Embedded software development : the open-source approach by Ivan Cibrario Bertolotti, Tingting Hu

By Ivan Cibrario Bertolotti, Tingting Hu

Embedded software program improvement: The Open-Source Approach supplies a pragmatic advent to embedded software program improvement, with a spotlight on open-source parts. This programmer-centric booklet is written in a fashion that allows even amateur practitioners to understand the advance approach as a whole.

Incorporating actual code fragments and specific, real-world open-source working process references (in specific, FreeRTOS) all through, the text:

  • Defines the function and objective of embedded structures, describing their inner constitution and interfacing with software program improvement tools
  • Examines the interior workings of the GNU compiler assortment (GCC)-based software program improvement approach or, in different phrases, toolchain
  • Presents software program execution versions that may be followed profitably to version and show concurrency
  • Addresses the fundamental nomenclature, types, and ideas regarding task-based scheduling algorithms
  • Shows how an open-source protocol stack might be built-in in an embedded approach and interfaced with different software program components
  • Analyzes the most parts of the FreeRTOS software Programming Interface (API), detailing the implementation of key working method concepts
  • Discusses complex subject matters resembling formal verification, version checking, runtime exams, reminiscence corruption, defense, and dependability

Embedded software program improvement: The Open-Source Approach capitalizes at the authors’ wide learn on real-time working structures and communications utilized in embedded purposes, usually performed in strict cooperation with undefined. hence, the booklet serves as a springboard for additional research.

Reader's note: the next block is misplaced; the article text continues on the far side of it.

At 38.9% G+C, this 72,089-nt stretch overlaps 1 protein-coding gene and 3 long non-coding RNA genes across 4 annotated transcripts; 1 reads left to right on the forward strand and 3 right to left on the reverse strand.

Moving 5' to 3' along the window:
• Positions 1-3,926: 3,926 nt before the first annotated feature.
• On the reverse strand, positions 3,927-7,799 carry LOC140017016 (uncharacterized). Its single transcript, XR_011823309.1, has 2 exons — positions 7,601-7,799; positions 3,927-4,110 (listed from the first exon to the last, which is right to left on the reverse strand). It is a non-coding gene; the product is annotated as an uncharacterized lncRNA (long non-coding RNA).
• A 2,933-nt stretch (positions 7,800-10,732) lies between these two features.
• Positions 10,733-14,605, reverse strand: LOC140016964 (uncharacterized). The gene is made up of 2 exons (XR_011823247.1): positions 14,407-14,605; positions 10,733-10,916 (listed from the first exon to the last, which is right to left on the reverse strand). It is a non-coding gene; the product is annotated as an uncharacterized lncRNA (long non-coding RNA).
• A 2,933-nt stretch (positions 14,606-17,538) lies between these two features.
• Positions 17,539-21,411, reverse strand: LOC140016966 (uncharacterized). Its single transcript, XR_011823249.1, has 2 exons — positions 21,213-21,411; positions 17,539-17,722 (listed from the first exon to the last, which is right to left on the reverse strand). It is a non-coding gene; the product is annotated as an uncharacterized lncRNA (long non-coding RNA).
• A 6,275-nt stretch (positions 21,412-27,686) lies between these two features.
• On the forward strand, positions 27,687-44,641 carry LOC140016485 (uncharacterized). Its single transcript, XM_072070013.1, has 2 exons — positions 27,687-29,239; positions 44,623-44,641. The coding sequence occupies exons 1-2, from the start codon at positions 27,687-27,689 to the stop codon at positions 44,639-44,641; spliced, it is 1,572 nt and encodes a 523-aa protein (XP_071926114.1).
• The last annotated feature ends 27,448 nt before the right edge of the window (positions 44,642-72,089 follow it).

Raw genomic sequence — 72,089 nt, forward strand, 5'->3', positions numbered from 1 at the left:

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This also explains why jitter is generally more of concern. Several of these important aspects of software development will be considered in more detail in Chapter 12, within the context of a real-world example. As we can see, in several circumstances, embedded systems also have rather tight dependability requirements that, if not met, could easily lead to safety issues, which is another big concern in some kinds of embedded systems. Safety is not only about the functional correctness (including the timing aspect) of a system but also related to the security aspect of a system, especially since embedded systems nowadays are also network-based and an insecure system is often bound to be unsafe.

The main purpose of this chapter is to outline those differences and explain how they affect programmers’ activities and way of working. In turn, this puts the focus on how to make the best possible use of the limited resources available in an embedded system by means of code optimization. As outlined above, this topic is of more importance in embedded software development with respect to general-purpose development, because resource constraints are usually stronger in the first case. Moreover, most embedded systems have to deal with real-world events, for instance, continuously changing environmental parameters, user commands, and others.

In this case, the cache controller performs two distinct actions: a. It selects an empty cache line. If the cache is completely full, this may entail storing the contents of a full cache line back into memory, an operation known as eviction. b. The cache line is filled with the data block that surrounds the address targeted by the processor in the current transaction. In the second case, the transaction requested by the processor finishes only after the cache controller has completed both actions outlined previously.

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